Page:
According to the Department of Veteran Affairs, one in five veterans of the Iraq and Afghanistan wars is diagnosed with post-traumatic stress disorder.
But a newer form of psychotherapy is picking up traction in the veteran community.
Accelerated Resolution Therapy, or ART, uses relaxing eye movements and a technique called Voluntary Memory/Image Replacement to change the way negative images are stored in the brain.
Taya Kyle, the widow of United States Navy SEAL Chris Kyle known as the “American Sniper,” said you don't have to tell the therapist what happened like you do in talk therapy.
"You visualize the scene that happened as your eyes are tracking and following the movement and you start connecting the emotional and logical side of your brain,” Kyle said.
A 2015 study published in the Journal of the Royal Army Corps reports ART could also help civilians and veterans alike with depression, anxiety disorders, and alcohol or drug misuse.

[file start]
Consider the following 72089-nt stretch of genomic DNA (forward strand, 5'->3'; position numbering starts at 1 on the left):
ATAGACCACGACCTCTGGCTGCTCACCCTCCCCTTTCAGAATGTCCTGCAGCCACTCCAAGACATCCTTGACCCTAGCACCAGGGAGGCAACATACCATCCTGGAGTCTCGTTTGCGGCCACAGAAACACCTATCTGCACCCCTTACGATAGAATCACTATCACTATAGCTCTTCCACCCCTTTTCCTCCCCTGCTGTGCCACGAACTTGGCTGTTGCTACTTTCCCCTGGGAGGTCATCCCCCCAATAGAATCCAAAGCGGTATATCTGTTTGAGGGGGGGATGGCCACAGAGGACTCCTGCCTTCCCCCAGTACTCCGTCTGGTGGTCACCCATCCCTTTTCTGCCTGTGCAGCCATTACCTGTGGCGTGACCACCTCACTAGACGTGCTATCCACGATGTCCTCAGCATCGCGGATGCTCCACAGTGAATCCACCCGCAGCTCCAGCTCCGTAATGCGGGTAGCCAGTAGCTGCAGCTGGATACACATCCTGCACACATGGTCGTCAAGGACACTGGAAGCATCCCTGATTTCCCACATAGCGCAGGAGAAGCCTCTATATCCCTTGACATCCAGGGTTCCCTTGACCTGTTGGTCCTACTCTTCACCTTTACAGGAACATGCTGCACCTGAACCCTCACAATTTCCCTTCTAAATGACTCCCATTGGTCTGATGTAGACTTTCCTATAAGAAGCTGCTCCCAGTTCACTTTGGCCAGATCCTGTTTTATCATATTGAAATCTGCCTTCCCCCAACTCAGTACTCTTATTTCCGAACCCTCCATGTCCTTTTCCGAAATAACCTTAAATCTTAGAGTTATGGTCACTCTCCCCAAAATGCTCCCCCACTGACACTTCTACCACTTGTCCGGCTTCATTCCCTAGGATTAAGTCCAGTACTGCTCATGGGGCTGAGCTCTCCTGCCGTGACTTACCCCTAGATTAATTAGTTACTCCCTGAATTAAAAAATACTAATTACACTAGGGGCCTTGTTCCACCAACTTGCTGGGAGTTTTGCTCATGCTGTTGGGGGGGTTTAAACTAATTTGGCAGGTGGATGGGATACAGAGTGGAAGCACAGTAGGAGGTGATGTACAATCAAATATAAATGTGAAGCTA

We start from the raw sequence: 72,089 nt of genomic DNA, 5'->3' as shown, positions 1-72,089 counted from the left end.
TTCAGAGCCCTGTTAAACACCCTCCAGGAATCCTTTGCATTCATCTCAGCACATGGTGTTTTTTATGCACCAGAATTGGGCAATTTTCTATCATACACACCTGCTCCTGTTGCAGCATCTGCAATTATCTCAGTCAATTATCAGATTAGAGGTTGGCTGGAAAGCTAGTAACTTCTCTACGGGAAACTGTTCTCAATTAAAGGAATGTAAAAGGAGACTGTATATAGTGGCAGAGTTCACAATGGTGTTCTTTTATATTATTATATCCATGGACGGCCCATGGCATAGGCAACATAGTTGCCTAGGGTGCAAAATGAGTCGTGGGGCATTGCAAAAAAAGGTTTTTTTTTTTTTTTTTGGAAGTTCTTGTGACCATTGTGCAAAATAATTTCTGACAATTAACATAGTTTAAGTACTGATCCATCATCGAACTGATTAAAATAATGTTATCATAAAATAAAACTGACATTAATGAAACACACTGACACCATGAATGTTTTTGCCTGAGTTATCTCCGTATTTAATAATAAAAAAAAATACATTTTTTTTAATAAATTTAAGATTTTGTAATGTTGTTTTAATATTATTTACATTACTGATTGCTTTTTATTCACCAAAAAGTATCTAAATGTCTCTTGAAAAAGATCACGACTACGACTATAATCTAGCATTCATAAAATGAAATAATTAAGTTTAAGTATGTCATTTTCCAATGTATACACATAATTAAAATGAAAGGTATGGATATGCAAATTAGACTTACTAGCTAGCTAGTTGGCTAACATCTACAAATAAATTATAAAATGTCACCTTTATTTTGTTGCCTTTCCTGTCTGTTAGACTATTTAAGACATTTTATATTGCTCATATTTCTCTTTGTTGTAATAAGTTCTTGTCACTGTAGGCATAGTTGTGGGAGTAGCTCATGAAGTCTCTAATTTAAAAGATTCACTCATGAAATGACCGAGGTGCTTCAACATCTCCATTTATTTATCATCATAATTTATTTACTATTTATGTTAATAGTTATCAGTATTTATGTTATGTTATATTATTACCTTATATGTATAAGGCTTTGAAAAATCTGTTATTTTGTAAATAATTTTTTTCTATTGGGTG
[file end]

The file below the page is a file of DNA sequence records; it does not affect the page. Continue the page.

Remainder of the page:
The authors write that “ART can potentially help personnel traumatized by the unique challenges of war and conflict zones by providing brief psychotherapy in a readily accessible and culturally competent manner” and that “conservative estimates indicate substantial potential cost savings in PTSD treatment.”
Kyle is the keynote speaker at ART International Brave B.A.S.H. - Building Advocates for Successful Healing - gala on Friday, Oct. 19 at The Gathering at Armature Work in Tampa.
For tickets and sponsorship information, visit www.artherapyinternational.org or call (813) 435-1374.